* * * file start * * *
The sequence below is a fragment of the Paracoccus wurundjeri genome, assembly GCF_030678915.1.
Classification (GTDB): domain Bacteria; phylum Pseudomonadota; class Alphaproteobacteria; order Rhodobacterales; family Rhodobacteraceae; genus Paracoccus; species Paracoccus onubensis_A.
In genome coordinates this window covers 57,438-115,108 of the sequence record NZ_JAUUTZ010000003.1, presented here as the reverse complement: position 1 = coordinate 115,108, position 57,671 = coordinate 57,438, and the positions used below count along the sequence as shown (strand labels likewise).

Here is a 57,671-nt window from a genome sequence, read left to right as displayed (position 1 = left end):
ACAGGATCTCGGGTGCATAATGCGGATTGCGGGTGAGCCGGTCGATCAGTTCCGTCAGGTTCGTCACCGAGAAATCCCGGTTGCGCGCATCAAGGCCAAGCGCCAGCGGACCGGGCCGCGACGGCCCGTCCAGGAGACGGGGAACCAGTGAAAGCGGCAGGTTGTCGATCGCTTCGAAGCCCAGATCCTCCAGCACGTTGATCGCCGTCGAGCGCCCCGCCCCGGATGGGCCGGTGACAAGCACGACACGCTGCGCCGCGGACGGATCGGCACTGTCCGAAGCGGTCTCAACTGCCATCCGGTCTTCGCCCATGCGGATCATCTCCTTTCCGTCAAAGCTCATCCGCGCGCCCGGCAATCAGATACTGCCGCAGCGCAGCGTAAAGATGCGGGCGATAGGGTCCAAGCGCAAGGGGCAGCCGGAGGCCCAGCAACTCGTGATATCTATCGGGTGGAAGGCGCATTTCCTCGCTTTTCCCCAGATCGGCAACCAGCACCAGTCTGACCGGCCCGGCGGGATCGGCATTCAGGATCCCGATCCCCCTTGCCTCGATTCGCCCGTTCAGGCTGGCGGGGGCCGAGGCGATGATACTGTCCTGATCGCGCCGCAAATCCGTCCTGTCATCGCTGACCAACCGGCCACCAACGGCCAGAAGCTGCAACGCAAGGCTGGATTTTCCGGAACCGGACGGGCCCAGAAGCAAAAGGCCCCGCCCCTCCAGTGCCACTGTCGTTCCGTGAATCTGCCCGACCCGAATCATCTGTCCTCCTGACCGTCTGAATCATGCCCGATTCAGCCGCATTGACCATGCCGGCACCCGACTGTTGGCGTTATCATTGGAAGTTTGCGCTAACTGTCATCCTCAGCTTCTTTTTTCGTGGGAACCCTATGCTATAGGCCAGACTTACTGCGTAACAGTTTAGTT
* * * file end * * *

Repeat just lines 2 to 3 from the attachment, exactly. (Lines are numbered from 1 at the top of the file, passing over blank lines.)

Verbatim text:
Classification (GTDB): domain Bacteria; phylum Pseudomonadota; class Alphaproteobacteria; order Rhodobacterales; family Rhodobacteraceae; genus Paracoccus; species Paracoccus onubensis_A.
In genome coordinates this window covers 57,438-115,108 of the sequence record NZ_JAUUTZ010000003.1, presented here as the reverse complement: position 1 = coordinate 115,108, position 57,671 = coordinate 57,438, and the positions used below count along the sequence as shown (strand labels likewise).